But keep on believing that “everyone should go to college” crap. College is not for everyone. Most people would be better off saving the 100k of debt and going into a trade. Trades will always be in demand when college graduates are facing near 50% unemployment.
You shouldn’t be going into massive debt just to go to college. Before government started subsidizing college students could work through college and graduate relatively debt free. That’s how it should work. But, like always, when government intervenes it just makes more bureaucracy and into makes it more expensive.
It is only common sense that colleges were going to raise tuition rates when the government started guaranteeing student loans. This is what big government gets you. Massive debt.
About 1.5 million, or 53.6 percent, of bachelor’s degree-holders under the age of 25 last year were jobless or underemployed, the highest share in at least 11 years. In 2000, the share was at a low of 41 percent, before the dot-com bust erased job gains for college graduates in the telecommunications and IT fields.
Out of the 1.5 million who languished in the job market, about half were underemployed, an increase from the previous year.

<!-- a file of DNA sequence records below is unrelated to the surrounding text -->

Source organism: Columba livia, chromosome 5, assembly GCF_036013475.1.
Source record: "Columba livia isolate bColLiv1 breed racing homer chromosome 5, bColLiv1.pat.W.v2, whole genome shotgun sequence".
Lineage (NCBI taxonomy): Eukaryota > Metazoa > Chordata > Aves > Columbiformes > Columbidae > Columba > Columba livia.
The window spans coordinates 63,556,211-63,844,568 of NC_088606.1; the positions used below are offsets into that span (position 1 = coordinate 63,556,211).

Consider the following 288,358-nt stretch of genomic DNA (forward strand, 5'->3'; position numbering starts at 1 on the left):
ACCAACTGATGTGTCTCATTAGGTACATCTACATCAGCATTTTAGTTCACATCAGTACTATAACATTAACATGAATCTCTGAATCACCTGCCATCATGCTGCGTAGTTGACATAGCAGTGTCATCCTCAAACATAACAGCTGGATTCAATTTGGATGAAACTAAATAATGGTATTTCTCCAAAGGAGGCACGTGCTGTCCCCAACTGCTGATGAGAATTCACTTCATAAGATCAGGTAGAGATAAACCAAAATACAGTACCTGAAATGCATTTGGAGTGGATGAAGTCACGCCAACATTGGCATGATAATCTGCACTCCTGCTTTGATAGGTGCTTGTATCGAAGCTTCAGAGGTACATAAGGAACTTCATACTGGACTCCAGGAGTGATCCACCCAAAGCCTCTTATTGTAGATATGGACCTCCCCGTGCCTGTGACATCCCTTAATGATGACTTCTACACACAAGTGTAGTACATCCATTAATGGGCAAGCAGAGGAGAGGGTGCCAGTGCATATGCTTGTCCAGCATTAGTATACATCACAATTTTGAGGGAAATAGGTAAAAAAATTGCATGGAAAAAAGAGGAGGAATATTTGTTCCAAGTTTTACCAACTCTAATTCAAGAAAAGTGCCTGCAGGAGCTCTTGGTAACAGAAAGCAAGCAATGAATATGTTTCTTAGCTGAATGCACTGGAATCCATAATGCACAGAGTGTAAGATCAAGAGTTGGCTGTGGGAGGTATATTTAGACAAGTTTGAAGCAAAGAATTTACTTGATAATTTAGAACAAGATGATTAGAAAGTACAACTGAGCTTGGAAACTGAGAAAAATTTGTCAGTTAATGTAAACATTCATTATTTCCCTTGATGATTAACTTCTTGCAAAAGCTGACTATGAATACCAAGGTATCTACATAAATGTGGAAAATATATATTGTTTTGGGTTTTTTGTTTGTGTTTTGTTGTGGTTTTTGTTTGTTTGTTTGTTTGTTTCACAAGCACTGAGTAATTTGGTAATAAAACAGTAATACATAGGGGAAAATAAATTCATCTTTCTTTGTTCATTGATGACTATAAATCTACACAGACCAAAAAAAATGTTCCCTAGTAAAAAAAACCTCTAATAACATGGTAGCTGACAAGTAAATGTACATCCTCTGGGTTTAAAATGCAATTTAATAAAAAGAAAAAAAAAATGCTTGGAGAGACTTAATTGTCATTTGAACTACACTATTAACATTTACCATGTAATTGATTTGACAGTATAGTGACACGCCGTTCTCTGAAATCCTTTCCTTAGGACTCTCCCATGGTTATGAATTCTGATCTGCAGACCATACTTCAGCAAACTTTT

Broken down by occupation, young college graduates were heavily represented in jobs that require a high school diploma or less.
In the last year, they were more likely to be employed as waiters, waitresses, bartenders and food-service helpers than as engineers, physicists, chemists and mathematicians combined (100,000 versus 90,000). There were more working in office-related jobs such as receptionist or payroll clerk than in all computer professional jobs (163,000 versus 100,000). More also were employed as cashiers, retail clerks and customer representatives than engineers (125,000 versus 80,000).
According to government projections released last month, only three of the 30 occupations with the largest projected number of job openings by 2020 will require a bachelor’s degree or higher to fill the position — teachers, college professors and accountants. Most job openings are in professions such as retail sales, fast food and truck driving, jobs which aren’t easily replaced by computers.
College graduates who majored in zoology, anthropology, philosophy, art history and humanities were among the least likely to find jobs appropriate to their education level; those with nursing, teaching, accounting or computer science degrees were among the most likely.